Only 227 people in the history of the U.S. Army have earned the rank of four-star general, including George Washington, Ulysses S. Grant, William Tecumseh Sherman, Douglas MacArthur and Dwight D. Eisenhower. A four-star general ranks directly above lieutenant general, or three-star general, but below a five-star general, or General of the Army.
Washington is the only four-star general to have earned the honor of this rank in the Continental Army as opposed to the U.S. Army. Five others gained the title of four-star general posthumously, and eight earned it in retirement. MacArthur holds the record for longest active-duty service at four-star rank, having served 15 years in the army as a four-star general.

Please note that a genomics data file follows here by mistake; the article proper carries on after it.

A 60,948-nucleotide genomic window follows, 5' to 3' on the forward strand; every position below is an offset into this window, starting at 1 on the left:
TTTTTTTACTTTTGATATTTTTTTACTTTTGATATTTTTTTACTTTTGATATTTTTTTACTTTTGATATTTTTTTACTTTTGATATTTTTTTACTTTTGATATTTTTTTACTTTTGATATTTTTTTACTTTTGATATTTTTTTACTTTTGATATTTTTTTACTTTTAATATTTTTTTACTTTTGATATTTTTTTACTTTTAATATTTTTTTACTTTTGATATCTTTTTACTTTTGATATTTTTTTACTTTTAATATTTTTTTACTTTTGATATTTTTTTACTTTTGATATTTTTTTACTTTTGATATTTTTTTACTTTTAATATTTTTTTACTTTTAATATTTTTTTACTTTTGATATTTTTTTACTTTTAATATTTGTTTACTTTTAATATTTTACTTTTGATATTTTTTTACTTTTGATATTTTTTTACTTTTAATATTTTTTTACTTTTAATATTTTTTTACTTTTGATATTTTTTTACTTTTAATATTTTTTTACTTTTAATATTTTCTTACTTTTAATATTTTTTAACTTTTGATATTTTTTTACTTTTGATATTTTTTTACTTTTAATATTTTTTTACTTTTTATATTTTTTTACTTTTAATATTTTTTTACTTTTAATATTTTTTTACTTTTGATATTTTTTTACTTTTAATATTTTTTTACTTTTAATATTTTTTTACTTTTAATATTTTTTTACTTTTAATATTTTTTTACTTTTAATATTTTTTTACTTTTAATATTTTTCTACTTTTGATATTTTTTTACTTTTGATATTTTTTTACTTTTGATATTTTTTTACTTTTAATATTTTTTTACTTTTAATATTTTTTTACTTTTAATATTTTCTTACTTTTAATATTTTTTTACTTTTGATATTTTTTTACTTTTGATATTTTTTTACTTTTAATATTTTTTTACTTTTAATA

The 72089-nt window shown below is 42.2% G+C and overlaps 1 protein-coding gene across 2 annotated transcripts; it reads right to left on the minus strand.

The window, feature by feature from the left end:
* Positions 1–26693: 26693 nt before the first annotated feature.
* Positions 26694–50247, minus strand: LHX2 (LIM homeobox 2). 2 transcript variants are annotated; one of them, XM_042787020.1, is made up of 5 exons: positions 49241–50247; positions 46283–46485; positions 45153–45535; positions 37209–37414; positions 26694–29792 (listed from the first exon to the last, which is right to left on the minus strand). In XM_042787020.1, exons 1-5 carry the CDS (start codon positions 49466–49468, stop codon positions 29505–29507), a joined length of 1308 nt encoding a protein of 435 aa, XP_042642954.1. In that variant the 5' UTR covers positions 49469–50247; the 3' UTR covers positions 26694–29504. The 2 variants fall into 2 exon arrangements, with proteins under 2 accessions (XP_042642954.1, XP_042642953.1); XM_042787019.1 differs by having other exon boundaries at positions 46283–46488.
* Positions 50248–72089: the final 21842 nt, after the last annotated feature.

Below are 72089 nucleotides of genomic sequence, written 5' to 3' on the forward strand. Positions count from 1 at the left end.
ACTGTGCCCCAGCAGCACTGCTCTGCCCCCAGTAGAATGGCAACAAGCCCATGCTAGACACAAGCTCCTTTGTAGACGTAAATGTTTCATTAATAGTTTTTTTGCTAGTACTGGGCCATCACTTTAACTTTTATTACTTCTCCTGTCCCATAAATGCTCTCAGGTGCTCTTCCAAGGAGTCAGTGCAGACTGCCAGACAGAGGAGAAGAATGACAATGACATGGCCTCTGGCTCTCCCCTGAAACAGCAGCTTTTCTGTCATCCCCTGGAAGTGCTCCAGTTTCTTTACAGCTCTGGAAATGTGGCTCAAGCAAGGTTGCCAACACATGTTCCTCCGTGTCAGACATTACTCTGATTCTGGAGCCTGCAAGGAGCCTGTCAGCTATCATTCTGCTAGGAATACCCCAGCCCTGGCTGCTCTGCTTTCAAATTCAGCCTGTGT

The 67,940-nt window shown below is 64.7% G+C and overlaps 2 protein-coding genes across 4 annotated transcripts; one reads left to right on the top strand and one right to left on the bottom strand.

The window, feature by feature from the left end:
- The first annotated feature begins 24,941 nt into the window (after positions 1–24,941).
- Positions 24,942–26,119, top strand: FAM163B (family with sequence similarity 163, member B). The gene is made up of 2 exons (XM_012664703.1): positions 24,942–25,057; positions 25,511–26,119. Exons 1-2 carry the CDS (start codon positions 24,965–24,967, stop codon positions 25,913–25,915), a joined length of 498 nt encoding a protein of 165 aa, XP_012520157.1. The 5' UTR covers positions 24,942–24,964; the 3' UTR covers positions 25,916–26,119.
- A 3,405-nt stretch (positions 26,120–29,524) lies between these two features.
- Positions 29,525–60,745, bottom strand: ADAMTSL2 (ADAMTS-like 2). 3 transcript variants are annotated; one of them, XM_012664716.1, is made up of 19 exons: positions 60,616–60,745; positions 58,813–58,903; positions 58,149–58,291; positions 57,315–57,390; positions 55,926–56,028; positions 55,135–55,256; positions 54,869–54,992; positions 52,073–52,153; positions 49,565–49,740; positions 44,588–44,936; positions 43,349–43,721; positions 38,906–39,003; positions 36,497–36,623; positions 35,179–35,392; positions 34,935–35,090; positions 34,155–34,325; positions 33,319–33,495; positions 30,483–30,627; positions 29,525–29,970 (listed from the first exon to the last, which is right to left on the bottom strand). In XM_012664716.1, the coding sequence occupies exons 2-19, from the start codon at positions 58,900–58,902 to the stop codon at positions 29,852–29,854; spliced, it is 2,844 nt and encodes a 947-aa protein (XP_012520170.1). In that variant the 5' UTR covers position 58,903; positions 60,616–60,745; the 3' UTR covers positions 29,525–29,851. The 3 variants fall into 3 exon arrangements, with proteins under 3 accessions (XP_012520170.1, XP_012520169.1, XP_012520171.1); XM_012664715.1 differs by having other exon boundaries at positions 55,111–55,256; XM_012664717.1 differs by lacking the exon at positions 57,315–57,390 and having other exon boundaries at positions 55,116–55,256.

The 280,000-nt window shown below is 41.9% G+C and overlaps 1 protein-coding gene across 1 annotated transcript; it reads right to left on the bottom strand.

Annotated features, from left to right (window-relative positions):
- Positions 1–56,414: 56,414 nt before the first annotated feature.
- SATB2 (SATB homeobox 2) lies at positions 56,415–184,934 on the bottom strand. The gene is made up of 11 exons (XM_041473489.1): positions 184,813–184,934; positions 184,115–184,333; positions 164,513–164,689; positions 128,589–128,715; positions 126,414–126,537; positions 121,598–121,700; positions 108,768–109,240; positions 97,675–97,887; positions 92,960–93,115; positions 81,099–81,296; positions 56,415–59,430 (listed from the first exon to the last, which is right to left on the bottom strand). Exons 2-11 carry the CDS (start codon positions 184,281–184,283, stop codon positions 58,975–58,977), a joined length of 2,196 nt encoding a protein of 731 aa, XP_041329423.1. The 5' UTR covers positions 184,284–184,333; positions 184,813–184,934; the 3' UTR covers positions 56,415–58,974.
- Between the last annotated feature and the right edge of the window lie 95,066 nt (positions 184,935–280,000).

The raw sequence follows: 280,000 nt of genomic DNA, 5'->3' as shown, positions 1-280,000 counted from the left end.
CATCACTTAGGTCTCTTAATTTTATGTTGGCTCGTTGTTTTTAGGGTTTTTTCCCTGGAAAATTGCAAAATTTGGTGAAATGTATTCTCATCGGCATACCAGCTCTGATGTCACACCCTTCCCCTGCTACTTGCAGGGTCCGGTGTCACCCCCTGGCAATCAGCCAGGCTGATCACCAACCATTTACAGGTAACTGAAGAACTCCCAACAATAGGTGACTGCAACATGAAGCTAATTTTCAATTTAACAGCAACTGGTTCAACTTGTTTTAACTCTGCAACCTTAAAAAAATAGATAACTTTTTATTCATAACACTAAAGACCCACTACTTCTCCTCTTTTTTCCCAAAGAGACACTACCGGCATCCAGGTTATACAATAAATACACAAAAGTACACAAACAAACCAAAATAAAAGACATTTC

Washington is also the only four-star general to have earned the rank with zero years of commission. Ulysses S. Grant, the next-fastest to have earned the rank, held active-duty positions for 23 years before being promoted.
Four-star generals can earn their rank through different methods, including being commissioned by the U.S. Military Academy, through Reserve Office Training Corps at a civilian university, through Officer Candidate School, through the Army National Guard and through the aviation cadet program.
Ann E. Dunwoody, commissioned in November 2008, remains the first and only female four-star general in the U.S. Army as of December 2015.